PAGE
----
Two years of tweaking raw milk policies in Illinois has opened the state to legal raw milk sales for the first time in 30 years, but only on the farm where it is produced.
The change comes as a result of a regulatory process involving the Illinois Department of Public Health and the state’s Joint Committee on Administrative Rules. It marks a compromise that ends so-called milk clubs that were known for making deliveries in the Chicago area by prohibiting any off-the-farm sales.
In the Land of Lincoln raw milk fetches $8 to $18 per gallon.
The push for the right to pay that premium price for raw milk dates back two years. State regulators decided to work outside the legislative process to put procedures for permitting and inspecting raw milk dairies into place. The goal was to bring raw milk sales inside state’s regulatory system.
Officials relied on the state’s existing laws, including the Grade A Pasteurization Milk and Milk Products Act and the Illinois Food, Drug and Cosmetic Act, to take the sale of raw milk from being totally illegal to legal when the milk is sold on the farm where it is produced.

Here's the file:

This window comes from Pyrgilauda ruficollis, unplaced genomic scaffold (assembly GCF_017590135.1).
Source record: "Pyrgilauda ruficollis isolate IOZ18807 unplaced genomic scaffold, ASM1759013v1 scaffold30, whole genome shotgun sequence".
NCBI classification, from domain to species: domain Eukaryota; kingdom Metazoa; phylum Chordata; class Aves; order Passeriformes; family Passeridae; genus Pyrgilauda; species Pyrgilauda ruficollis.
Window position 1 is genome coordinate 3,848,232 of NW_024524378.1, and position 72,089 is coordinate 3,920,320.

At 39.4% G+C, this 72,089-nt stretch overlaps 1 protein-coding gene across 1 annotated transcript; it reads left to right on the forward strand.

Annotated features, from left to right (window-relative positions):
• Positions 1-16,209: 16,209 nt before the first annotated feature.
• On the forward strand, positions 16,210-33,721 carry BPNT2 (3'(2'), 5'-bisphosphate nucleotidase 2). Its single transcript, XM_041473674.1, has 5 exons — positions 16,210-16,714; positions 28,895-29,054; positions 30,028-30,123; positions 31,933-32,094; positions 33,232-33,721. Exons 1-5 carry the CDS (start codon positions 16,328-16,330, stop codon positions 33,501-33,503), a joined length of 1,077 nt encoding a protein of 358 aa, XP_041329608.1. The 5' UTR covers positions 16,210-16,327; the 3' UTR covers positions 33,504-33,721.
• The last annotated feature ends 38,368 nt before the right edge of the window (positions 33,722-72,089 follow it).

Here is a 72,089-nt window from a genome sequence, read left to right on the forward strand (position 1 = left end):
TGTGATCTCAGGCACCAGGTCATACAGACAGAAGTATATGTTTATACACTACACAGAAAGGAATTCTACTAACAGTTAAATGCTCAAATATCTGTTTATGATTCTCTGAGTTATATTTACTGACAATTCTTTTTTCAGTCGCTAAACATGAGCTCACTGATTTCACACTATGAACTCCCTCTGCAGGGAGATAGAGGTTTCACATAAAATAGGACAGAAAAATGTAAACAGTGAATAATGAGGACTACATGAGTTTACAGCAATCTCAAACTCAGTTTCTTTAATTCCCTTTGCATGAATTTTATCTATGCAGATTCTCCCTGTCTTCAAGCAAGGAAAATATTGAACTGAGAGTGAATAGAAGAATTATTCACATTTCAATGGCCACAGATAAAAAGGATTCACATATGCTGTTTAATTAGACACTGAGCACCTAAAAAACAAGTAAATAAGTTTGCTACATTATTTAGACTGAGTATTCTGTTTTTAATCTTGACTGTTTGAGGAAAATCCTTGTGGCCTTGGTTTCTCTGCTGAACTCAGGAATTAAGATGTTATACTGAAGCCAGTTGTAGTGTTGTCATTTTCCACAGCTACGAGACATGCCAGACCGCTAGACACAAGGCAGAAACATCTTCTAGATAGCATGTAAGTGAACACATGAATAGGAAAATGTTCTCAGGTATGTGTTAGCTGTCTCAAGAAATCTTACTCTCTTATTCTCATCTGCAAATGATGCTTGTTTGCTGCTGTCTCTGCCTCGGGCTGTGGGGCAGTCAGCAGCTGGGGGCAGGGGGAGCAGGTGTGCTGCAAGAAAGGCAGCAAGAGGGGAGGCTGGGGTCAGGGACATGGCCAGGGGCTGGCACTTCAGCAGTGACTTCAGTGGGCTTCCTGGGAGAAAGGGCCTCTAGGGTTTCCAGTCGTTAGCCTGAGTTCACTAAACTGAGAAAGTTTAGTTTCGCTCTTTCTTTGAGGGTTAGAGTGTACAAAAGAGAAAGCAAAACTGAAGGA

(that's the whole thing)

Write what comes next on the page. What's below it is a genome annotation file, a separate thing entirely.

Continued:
Under the changes, raw milk dairies making sales to the public must warn consumers of the potential danger, similar to the state’s rules for sushi sales.
Health officials said by permitting only on-the-farm sales, it will be fairly easy to trace any outbreaks from the dangerous pathogens that raw milk often carries. Raw milk advocates, however, say there has not been a raw milk related outbreak in Illinois in 30 years. They also predict the deliveries to urban areas will continue under the table.
The changes also empower state’s health department to demand testing for pathogens if there is an outbreak or if a high risk of infection exists.
Only about a dozen states permit the retail sale of raw milk.
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